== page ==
62. "Forrest Gump" by Frank Ocean [2012]

Early listeners wondered why Ocean kept using the word "boy" for the object of his desire in the song "Forrest Gump," from the album Channel Orange. This caused Ocean to blog a letter describing the unrequited feelings he had for a man, his first true love, when he was nineteen years old: "Forrest green, Forrest blues/I'm remembering you/If this is love, I know it's true/I won't forget you."

61. "Do You Really Want to Hurt Me" by Culture Club [1982]

60. "Stay With Me" by Sam Smith [2014]

Boy George penned "Do You Really Want to Hurt Me" about his heated off again/on again relationship with Culture Club drummer, Jon Moss; at first George didn't want the single (an eventual #2 blockbuster) released because it stung too deeply and too painfully every time he heard it. And Sam Smith sings "Stay with Me," to the tune of "I Won't Back Down" by Tom Petty, about a one night stand that he wants to continue into a relationship: "This ain't love, it's clear to see, but darling, stay with me." But the man didn't stay, leaving Smith all alone and vulnerable. When Smith later won the Grammy for Record of the Year, he said, "Just a quick one: I want to thank the man who this record is about who I fell in love with last year. Thank you so much for breaking my heart because you got me four Grammys."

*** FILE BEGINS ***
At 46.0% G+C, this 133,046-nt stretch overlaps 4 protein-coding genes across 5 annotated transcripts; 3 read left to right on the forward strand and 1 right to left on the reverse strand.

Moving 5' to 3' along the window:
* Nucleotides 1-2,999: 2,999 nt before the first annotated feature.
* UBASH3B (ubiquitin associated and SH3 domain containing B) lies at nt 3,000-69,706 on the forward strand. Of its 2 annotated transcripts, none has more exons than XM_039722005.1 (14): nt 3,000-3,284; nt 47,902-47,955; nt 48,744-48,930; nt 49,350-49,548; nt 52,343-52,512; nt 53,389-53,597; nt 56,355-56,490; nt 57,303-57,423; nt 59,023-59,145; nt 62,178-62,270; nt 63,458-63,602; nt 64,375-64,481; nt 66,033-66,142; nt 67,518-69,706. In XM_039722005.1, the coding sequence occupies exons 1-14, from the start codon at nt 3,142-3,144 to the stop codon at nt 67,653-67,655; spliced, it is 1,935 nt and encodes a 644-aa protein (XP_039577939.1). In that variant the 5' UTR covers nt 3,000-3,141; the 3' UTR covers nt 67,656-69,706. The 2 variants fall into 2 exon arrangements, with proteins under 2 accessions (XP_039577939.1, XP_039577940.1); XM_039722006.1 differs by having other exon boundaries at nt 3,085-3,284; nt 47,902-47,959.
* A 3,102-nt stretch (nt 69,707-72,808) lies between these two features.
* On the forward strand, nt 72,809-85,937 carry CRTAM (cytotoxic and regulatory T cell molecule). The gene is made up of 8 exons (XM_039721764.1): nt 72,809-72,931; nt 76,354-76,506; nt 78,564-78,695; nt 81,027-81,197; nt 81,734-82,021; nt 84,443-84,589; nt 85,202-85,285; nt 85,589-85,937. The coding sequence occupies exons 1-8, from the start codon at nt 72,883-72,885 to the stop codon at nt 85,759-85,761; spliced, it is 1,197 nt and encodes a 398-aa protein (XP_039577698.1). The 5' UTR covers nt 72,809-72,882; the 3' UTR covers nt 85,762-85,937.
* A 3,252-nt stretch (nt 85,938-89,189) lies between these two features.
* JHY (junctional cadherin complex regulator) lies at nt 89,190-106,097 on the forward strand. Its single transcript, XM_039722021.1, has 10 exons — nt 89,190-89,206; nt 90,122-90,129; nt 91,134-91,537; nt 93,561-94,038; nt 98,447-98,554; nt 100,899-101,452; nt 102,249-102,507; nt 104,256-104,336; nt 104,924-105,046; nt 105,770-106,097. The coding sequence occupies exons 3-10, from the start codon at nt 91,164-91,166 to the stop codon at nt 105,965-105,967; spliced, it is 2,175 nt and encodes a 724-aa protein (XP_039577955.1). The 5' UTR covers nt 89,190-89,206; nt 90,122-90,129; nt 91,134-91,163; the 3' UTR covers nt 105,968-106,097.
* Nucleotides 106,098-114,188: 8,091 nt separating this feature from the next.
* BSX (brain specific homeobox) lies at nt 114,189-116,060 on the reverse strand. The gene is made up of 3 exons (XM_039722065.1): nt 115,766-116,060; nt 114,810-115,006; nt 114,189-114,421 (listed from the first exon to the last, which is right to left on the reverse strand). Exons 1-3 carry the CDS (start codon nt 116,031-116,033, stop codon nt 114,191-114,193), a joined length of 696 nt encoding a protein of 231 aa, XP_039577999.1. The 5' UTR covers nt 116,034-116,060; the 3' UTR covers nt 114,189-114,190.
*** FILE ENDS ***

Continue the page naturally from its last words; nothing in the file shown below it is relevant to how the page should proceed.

59. "I Am Her" by Shea Diamond [2018]

Black trans artist Shae Diamond spent a decade in prison before transitioning. According to her website, "While incarcerated, I spent time talking to other like-minded women of trans experience about their stories. It was because of these women and the community I was a part of in prison where I really found my voice. I was locked up but my mind was free." Her "I Am Her" has become a trans power anthem: "There's an outcast in everybody's life and I am her (I am her)/There's a shadow in everybody's front door and I am her (I am her)/There's a dark cloud in everybody's sunlight and I am her (I am her)/Oh you know I am her..."

58. "Garden Shed" by Tyler, the Creator (featuring Estelle) [2017]

Did Tyler, the Creator come out of the closet (or in this case "the garden shed") with this beautiful song? Not officially, but it sure can be interpreted that way, as he seems to be struggling with his sexuality since childhood: "Truth is, since a youth kid, thought it was a phase/Thought it'd be like the Frank; poof, gone/But, it's still goin' on..."

57. "American Boyfriend" by Kevin Abstract [2016]

56. "Tuesday" by iLoveMakonnen (featuring Drake) [2014]

"Burn bridges, American Boyfriend," Kevin Abstract, who came out in 2016, sings in "American Boyfriend." "No one knows, no one calls home/American Boyfriend/I found my way/You're my American boy." A year after Abstract came out, "Tuesday" creator Makonnen came out via Twitter: "As a fashion icon, I can't tell u about everybody else's closet, I can only tell u about mine, and it's time I've come out. And since y'all love breaking news, here's some old news to break, I'm gay. And now I've told u about my life, maybe u can go [live] yours."